Skip to main content
opinion

A driver hangs a Canadian flag on the front of a truck parked near Parliament Hill on Wednesday, Feb. 2, 2022.Adrian Wyld/The Canadian Press

Remember how it was, two years ago? Remember how Canadians were united in a sense of solidarity that, however bad things were, at least we were all in this together?

That was then. And this is now.

At a press conference on Monday morning, and later that afternoon in Question Period, Prime Minister Justin Trudeau took a particularly personal and divisive line of attack against the protesters who took to the streets of downtown Ottawa this past weekend.

Given that the misnamed Freedom Convoy and those who gathered around it want an end to vaccine mandates, or even an end to vaccines, the PM was of course right to reject these calls. Obviously.

However, in responding to the people honking horns in front of his office, the PM went far beyond just dismissing their demands. Instead, from Mr. Trudeau on down, ministers and MPs spoke words that seemed designed to polarize and radicalize the situation, by demonizing the protesters rather that calmly refuting their ideas.

The government essentially declared the people in the protest to be so deplorable as to absolve itself of the democratic responsibility of arguing with them.

That will surely play well among some voters on one side of the spectrum, which is why the Liberals went there. It is also, after a decade of immersion in social media, how more and more people think democratic discourse works – you find a way to declare your opponents beyond the pale, and then you cancel them. It’s hard to see how that approach, at a time of increasing division and building frustration, serves the national interest.

These days, the Canada of our collective imagination has blurred with the country that we regularly see on TV – American TV. But the United States of America of CNN and Fox News isn’t Canada. Yet the Freedom Convoy, as it approached Ottawa, began to be pictured as a CanCon take on the Jan. 6 storming of the U.S. Capitol. And the national media prepared to cover it as if it was going to be something of such a scale and menace.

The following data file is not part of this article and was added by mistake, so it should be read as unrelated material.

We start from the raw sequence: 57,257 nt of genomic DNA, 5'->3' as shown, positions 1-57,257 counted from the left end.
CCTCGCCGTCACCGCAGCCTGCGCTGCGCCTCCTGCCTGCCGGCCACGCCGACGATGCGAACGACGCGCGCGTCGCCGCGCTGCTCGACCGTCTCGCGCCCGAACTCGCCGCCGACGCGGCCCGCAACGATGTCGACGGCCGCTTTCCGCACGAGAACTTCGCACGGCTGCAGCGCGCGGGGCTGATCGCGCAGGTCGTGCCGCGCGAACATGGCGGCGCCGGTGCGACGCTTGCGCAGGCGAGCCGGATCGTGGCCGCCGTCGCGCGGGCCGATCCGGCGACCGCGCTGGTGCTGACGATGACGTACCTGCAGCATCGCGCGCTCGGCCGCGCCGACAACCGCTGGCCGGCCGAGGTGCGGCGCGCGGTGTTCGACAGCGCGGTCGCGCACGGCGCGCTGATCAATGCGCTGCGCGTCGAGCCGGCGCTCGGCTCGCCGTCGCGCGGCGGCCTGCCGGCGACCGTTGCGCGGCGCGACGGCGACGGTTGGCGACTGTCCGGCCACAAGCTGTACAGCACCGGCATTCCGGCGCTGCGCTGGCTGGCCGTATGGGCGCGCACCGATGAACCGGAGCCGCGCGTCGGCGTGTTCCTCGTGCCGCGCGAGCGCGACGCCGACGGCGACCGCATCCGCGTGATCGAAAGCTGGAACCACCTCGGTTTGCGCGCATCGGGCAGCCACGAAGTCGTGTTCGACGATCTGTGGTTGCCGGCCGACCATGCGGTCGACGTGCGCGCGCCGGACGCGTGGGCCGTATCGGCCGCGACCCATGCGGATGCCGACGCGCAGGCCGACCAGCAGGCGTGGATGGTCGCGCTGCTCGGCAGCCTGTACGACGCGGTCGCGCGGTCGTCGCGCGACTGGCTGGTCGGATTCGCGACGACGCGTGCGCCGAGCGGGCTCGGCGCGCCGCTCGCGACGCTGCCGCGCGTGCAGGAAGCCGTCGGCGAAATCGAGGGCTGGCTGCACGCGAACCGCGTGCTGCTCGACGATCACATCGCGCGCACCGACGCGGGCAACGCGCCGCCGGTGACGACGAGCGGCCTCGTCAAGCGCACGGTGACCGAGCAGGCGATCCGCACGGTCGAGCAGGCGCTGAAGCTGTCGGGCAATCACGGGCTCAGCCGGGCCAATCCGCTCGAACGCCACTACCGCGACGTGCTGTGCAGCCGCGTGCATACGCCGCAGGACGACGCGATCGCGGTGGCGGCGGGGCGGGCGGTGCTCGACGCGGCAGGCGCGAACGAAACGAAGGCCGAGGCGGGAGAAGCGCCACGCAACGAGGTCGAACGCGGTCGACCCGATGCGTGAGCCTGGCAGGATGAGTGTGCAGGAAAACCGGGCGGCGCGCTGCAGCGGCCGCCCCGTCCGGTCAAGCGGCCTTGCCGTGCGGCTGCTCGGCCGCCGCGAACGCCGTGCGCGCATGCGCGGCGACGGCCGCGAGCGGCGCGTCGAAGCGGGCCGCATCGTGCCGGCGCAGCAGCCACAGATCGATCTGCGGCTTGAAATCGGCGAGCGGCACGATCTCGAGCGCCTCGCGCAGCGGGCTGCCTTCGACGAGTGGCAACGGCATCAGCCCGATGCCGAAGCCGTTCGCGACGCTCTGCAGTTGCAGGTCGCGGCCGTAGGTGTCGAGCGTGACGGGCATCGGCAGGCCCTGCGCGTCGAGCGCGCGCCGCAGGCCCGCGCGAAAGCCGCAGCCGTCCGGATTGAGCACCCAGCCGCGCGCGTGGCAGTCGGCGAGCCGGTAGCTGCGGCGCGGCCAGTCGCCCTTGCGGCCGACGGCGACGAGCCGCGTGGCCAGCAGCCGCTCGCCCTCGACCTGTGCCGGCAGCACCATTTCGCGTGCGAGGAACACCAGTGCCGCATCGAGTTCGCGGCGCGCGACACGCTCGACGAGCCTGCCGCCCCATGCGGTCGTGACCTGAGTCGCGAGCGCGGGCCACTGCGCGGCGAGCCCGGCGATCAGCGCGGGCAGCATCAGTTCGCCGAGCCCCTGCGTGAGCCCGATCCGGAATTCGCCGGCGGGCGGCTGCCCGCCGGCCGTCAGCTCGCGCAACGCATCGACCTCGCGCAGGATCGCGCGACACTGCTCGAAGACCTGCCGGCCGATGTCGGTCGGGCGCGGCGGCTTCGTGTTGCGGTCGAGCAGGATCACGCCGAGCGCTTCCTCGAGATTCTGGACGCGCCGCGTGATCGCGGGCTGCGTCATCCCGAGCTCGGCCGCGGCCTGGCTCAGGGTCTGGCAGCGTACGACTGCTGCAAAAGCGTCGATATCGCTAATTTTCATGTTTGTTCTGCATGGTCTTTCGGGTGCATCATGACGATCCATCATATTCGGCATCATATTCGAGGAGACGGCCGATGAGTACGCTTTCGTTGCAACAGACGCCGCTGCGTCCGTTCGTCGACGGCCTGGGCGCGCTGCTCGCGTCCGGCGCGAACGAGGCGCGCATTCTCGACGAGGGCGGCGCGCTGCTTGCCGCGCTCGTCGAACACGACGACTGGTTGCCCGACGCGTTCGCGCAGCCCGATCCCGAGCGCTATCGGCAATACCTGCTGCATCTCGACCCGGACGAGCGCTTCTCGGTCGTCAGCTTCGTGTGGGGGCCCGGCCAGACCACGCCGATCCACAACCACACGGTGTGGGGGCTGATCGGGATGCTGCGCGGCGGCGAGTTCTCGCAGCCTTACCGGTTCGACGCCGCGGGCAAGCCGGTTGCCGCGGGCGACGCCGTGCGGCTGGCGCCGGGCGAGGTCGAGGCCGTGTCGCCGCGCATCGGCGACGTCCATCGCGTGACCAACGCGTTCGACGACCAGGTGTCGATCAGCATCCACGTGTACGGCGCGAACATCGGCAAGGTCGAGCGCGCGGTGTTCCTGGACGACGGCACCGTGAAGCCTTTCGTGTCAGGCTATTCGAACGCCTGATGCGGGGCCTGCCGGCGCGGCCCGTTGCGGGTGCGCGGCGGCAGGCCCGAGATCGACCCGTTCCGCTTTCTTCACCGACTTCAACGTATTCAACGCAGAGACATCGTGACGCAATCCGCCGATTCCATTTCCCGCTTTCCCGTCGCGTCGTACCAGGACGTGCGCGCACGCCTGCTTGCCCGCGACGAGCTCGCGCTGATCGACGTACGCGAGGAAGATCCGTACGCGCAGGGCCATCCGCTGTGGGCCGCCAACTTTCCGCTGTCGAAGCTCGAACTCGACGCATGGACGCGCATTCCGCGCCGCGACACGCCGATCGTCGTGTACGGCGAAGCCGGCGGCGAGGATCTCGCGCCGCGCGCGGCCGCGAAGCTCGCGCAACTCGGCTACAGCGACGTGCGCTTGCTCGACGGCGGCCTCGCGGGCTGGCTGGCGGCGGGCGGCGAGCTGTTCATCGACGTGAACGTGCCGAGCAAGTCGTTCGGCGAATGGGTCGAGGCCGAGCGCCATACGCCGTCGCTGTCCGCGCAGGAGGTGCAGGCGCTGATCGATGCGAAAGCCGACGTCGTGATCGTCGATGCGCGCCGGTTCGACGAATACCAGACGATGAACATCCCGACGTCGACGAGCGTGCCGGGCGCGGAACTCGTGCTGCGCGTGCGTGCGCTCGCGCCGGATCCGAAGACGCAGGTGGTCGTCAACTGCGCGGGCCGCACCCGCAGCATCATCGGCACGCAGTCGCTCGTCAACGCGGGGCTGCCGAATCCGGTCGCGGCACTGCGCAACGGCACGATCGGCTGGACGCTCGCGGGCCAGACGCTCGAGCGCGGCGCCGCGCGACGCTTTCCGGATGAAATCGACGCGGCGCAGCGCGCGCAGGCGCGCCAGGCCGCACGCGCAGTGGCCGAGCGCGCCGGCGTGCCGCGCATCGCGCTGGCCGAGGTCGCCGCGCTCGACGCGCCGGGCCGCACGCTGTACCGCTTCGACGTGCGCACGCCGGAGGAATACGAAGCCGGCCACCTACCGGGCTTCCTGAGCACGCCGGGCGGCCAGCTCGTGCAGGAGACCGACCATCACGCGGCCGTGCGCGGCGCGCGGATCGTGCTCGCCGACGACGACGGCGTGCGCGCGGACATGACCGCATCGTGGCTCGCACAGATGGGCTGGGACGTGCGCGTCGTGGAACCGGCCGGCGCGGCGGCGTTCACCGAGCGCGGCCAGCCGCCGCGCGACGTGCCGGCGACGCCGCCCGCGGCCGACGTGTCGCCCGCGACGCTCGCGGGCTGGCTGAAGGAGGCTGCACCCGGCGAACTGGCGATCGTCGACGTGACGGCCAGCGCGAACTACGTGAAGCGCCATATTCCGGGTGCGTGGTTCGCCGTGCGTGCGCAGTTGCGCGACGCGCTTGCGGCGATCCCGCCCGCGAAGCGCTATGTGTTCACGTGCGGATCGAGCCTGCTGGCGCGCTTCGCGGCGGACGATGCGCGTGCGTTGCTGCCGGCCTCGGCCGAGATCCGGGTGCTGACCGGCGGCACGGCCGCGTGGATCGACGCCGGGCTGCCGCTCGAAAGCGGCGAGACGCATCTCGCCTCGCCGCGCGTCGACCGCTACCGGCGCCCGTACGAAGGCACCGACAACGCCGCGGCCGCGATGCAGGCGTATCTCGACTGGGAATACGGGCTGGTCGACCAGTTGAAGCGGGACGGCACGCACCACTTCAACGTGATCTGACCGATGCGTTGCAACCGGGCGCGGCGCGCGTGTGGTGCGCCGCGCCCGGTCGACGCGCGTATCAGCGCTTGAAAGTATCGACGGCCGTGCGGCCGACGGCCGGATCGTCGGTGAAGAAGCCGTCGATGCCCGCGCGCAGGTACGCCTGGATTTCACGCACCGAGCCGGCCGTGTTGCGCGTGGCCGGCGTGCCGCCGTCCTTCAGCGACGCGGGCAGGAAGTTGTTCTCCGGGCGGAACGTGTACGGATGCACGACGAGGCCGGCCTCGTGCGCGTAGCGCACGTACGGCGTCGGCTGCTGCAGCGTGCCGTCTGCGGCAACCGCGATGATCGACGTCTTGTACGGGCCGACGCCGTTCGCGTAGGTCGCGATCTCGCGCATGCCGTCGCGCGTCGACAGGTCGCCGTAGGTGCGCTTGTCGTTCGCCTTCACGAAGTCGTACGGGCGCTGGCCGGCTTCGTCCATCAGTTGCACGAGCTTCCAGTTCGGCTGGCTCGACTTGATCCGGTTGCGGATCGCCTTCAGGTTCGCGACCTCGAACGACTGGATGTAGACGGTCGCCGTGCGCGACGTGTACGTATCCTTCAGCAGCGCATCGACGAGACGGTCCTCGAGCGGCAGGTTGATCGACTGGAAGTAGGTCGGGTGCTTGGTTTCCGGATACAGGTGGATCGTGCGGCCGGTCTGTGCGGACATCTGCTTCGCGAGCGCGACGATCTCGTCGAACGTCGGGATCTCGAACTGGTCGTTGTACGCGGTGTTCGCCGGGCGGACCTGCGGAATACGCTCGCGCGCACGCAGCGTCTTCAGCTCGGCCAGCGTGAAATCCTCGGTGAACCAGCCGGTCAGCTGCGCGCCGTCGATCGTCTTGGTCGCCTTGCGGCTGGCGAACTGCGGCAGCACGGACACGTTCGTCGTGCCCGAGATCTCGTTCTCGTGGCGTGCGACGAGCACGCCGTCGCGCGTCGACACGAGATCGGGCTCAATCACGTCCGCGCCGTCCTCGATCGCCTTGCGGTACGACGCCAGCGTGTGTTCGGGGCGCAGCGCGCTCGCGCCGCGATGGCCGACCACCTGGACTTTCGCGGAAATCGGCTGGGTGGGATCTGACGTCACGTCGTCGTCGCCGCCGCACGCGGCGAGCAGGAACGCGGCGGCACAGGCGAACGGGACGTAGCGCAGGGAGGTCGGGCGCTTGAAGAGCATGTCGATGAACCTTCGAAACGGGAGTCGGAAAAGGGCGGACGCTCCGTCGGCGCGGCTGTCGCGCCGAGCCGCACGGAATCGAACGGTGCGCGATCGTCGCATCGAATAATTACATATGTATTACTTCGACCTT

It wasn’t. Instead, there were a few hundred road-blocking trucks and a few thousand people on foot. A mid-sized inconvenience, not an insurrection. Like a lot of protests, it had a street-party atmosphere, as participants basked in the affirmation of the like-minded. And yes, some idiots climbed on the National War Memorial; some decided to demand a free lunch at a homeless shelter, some marched through a shopping mall without masks, and among the thousands of Canadian flags, a few had swastikas drawn on them. But the truth is that the protesters were, on the whole, mostly peaceful.

The issue is not that the people who turned up in downtown Ottawa on Saturday and Sunday (and with the exception of a shrinking fleet of trucks were largely gone by Monday) are all dangerous, violent extremists. The problem is that what they believe, about the pandemic and vaccines, is mistaken and misguided.

The government should not adopt the policies they propose. Of course not. But that’s not because they’re monsters who are beyond the pale. It should not give in to them because the answers they’re proposing are the wrong answers.

Vaccines have saved many thousands of Canadian lives, and prevented many more hospitalizations. They’re the reason that shuttered restaurants in Ottawa and the rest of Ontario were allowed to reopen on Monday. Some protesters carried signs saying “Freedom isn’t free.” They’re right. In this particular fight, getting vaccinated is the “cost” of freedom. Compared with the price paid by the Canadians commemorated at the Tomb of the Unknown Solider, it’s not much of a price.

Every MP of whatever party should always defend the right of Canadians – particularly Canadians with whom they disagree – to peacefully protest, in a public space, at a time and place that doesn’t overly inconvenience their fellow citizens. But anyone with half a whit of sense should also disagree, forcefully, with the views of the Ottawa protesters.

They had the right to protest, and to be seen as fully Canadian while doing so, particularly by their government and their prime minister. At the same, the government and the PM had every right to tell these citizens that, with all due respect, their views are mistaken. It’s a fine balance, and Mr. Trudeau didn’t even try to maintain it.

Keep your Opinions sharp and informed. Get the Opinion newsletter. Sign up today.